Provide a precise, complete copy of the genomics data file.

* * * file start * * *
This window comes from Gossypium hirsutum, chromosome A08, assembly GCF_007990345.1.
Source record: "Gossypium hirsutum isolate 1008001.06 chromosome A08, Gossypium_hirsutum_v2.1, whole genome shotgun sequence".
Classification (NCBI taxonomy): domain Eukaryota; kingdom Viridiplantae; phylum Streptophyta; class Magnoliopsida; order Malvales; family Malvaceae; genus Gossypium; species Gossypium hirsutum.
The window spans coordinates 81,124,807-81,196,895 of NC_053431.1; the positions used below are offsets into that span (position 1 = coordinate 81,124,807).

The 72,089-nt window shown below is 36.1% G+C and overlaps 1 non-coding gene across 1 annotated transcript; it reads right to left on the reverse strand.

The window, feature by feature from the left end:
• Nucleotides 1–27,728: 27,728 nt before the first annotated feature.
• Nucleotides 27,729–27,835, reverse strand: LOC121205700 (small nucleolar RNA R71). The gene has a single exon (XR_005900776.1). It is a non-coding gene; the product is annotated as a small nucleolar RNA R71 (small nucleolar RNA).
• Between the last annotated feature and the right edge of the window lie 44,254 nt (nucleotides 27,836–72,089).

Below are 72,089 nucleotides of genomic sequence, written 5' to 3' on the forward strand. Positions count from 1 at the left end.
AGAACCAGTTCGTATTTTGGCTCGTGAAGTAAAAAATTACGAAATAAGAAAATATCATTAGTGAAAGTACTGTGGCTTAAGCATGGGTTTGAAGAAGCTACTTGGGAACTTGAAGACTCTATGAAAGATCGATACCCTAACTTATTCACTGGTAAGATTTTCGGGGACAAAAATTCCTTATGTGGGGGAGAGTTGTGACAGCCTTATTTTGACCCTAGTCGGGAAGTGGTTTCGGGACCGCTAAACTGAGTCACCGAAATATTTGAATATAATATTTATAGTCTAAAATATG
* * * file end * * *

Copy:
This window comes from Gossypium hirsutum, chromosome A08, assembly GCF_007990345.1.
Source record: "Gossypium hirsutum isolate 1008001.06 chromosome A08, Gossypium_hirsutum_v2.1, whole genome shotgun sequence".
Classification (NCBI taxonomy): domain Eukaryota; kingdom Viridiplantae; phylum Streptophyta; class Magnoliopsida; order Malvales; family Malvaceae; genus Gossypium; species Gossypium hirsutum.
The window spans coordinates 81,124,807-81,196,895 of NC_053431.1; the positions used below are offsets into that span (position 1 = coordinate 81,124,807).

The 72,089-nt window shown below is 36.1% G+C and overlaps 1 non-coding gene across 1 annotated transcript; it reads right to left on the reverse strand.

The window, feature by feature from the left end:
• Nucleotides 1–27,728: 27,728 nt before the first annotated feature.
• Nucleotides 27,729–27,835, reverse strand: LOC121205700 (small nucleolar RNA R71). The gene has a single exon (XR_005900776.1). It is a non-coding gene; the product is annotated as a small nucleolar RNA R71 (small nucleolar RNA).
• Between the last annotated feature and the right edge of the window lie 44,254 nt (nucleotides 27,836–72,089).

Below are 72,089 nucleotides of genomic sequence, written 5' to 3' on the forward strand. Positions count from 1 at the left end.
AGAACCAGTTCGTATTTTGGCTCGTGAAGTAAAAAATTACGAAATAAGAAAATATCATTAGTGAAAGTACTGTGGCTTAAGCATGGGTTTGAAGAAGCTACTTGGGAACTTGAAGACTCTATGAAAGATCGATACCCTAACTTATTCACTGGTAAGATTTTCGGGGACAAAAATTCCTTATGTGGGGGAGAGTTGTGACAGCCTTATTTTGACCCTAGTCGGGAAGTGGTTTCGGGACCGCTAAACTGAGTCACCGAAATATTTGAATATAATATTTATAGTCTAAAATATG